Beer Fact Friday: The Stange Glass
We’ve discussed the beer style known as kölsch in a previous Beer Fact Friday—it’s the light, golden-hued German ale born in Cologne, Germany. If you’re an avid reader of these little posts, you may remember that in 1986 the brewers of Cologne ratified a set of qualities that defines a “true” kölsch, and that among those was that the beer must be brewed within Cologne’s city limits.
But the brewers didn’t stop there. They also drew up rules for how kölsch has to be served: Inside a glass known as a Stange. “Stange” is a German word that means “rod”—an appropriate moniker since the Stange is tall, straight, and narrow, more like a graduated cylinder you’d find in a laboratory than a glass you’d find at a bar. By American standards, it’s also pretty small for a beer glass—just 0.2 liters, or just above 6 ounces.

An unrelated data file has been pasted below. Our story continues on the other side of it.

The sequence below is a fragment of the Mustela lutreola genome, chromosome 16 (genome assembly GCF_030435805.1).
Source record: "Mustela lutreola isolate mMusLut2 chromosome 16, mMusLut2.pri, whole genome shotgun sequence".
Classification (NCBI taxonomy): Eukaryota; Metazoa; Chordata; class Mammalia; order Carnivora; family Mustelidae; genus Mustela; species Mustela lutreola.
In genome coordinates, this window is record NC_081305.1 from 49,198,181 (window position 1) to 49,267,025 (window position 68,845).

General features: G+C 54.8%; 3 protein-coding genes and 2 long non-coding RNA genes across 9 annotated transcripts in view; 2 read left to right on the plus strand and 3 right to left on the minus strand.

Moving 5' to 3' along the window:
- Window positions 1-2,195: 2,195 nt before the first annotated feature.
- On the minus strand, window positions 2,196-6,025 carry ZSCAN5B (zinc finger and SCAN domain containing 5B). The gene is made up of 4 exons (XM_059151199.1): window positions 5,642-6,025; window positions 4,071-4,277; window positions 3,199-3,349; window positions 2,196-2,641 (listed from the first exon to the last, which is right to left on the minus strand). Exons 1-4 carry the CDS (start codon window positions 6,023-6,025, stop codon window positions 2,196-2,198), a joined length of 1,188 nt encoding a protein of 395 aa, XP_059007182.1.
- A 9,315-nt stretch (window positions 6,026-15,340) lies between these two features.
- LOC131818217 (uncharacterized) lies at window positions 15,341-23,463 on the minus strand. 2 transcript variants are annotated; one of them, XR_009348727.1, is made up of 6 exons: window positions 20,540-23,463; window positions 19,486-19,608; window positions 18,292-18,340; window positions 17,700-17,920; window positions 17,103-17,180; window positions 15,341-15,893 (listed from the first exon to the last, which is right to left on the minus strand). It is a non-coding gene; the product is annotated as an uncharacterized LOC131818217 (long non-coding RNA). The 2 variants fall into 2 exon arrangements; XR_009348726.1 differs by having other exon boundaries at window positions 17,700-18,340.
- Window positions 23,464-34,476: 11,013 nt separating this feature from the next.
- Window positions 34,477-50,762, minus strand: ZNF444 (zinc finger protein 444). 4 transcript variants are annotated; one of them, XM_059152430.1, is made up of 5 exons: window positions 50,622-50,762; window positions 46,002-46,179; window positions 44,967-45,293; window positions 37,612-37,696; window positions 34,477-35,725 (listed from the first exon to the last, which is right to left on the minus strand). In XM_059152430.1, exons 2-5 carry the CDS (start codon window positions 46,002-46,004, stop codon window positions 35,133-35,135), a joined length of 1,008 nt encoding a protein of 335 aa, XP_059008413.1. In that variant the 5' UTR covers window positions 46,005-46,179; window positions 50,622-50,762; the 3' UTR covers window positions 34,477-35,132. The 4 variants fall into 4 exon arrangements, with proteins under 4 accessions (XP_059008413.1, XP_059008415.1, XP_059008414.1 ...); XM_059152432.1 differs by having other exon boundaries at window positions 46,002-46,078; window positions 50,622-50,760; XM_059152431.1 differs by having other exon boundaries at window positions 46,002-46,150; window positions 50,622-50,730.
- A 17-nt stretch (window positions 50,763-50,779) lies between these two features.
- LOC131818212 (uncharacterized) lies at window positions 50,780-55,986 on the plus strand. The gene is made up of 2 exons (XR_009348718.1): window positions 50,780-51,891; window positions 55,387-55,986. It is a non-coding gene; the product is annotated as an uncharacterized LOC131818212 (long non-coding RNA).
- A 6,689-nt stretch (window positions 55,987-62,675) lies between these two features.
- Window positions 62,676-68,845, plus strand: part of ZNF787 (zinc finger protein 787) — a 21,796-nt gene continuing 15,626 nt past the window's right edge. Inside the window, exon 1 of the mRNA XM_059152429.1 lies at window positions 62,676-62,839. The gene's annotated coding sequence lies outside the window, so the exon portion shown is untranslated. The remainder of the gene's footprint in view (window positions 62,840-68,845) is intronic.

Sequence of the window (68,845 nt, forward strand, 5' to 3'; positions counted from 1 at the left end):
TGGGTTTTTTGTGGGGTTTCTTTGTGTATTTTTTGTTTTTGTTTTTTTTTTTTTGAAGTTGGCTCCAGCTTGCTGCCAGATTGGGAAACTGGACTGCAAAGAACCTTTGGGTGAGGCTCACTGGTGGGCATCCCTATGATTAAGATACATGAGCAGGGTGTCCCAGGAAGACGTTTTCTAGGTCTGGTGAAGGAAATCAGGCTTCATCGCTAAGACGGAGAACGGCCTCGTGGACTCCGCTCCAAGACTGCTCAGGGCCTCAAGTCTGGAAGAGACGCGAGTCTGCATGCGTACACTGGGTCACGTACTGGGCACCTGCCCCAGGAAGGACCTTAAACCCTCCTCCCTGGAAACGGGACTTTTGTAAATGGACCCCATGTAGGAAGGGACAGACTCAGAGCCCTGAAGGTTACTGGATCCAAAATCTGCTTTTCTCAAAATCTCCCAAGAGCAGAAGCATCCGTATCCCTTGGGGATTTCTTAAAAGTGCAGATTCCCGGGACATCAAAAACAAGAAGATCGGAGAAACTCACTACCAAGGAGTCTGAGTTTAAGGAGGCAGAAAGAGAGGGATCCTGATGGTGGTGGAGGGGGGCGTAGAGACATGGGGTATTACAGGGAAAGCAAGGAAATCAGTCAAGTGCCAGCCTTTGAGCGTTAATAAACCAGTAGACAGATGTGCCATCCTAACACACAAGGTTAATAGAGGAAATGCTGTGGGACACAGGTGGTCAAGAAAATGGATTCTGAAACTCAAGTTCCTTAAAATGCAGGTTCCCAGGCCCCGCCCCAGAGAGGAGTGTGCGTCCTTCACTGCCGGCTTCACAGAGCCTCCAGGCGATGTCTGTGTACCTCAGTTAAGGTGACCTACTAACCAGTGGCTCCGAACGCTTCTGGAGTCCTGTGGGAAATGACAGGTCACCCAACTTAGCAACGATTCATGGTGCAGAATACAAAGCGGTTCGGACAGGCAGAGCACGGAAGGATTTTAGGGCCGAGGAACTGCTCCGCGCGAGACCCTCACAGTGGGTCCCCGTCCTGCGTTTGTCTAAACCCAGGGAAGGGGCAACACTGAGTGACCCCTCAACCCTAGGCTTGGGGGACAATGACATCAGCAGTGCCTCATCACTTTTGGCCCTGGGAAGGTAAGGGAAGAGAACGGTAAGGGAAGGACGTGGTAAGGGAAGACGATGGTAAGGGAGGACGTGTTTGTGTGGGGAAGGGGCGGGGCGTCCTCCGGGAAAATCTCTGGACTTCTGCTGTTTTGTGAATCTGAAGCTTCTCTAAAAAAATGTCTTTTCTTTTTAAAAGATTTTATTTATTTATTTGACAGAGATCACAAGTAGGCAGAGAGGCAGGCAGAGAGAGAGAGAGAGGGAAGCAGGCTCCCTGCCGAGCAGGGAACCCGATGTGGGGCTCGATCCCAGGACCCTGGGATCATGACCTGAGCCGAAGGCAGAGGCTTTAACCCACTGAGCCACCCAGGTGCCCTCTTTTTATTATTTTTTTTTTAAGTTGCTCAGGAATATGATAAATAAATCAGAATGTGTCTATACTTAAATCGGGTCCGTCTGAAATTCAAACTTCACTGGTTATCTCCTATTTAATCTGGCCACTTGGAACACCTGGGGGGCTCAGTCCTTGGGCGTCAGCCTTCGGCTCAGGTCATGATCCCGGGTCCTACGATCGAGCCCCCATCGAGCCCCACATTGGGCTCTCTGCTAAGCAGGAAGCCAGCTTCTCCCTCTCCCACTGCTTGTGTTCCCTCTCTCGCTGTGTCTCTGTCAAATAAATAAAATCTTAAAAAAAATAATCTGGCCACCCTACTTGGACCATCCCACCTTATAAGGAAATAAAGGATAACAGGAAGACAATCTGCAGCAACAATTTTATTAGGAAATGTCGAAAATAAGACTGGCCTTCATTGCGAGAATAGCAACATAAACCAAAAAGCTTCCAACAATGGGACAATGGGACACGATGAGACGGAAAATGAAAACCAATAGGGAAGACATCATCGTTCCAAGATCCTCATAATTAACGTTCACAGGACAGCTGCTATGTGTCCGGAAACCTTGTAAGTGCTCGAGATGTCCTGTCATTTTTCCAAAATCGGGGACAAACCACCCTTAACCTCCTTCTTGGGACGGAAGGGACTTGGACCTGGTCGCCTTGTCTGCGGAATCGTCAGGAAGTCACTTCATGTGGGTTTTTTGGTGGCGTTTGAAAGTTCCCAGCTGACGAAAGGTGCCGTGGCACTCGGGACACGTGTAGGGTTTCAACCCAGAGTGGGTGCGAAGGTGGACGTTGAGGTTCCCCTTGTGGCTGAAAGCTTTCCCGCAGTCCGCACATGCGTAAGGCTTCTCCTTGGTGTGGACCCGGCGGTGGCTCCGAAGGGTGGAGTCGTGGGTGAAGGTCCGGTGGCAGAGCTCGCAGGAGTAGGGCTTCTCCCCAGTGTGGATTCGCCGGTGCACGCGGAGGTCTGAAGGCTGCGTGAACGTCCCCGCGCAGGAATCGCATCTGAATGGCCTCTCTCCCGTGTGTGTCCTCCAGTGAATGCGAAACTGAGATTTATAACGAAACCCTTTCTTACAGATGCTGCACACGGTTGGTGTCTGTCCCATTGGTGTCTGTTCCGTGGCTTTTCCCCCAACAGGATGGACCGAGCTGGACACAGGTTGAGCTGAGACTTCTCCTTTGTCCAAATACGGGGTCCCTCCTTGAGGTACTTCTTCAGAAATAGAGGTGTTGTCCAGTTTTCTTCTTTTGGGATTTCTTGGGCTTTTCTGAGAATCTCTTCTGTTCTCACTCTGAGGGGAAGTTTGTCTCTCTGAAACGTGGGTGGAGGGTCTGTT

With each serving lasting just a few sips, bar patrons must order constantly to keep fresh beer on the tables. To avoid having servers constantly return to the bar for refills, those crafty Germans innovated a solution: A circular rack called a “kranz” (German for “wreath”). Each kranz features slots to fit several stangen at once, allowing servers to minimize their back-and-forth while satisfying customers’ kölsch cravings.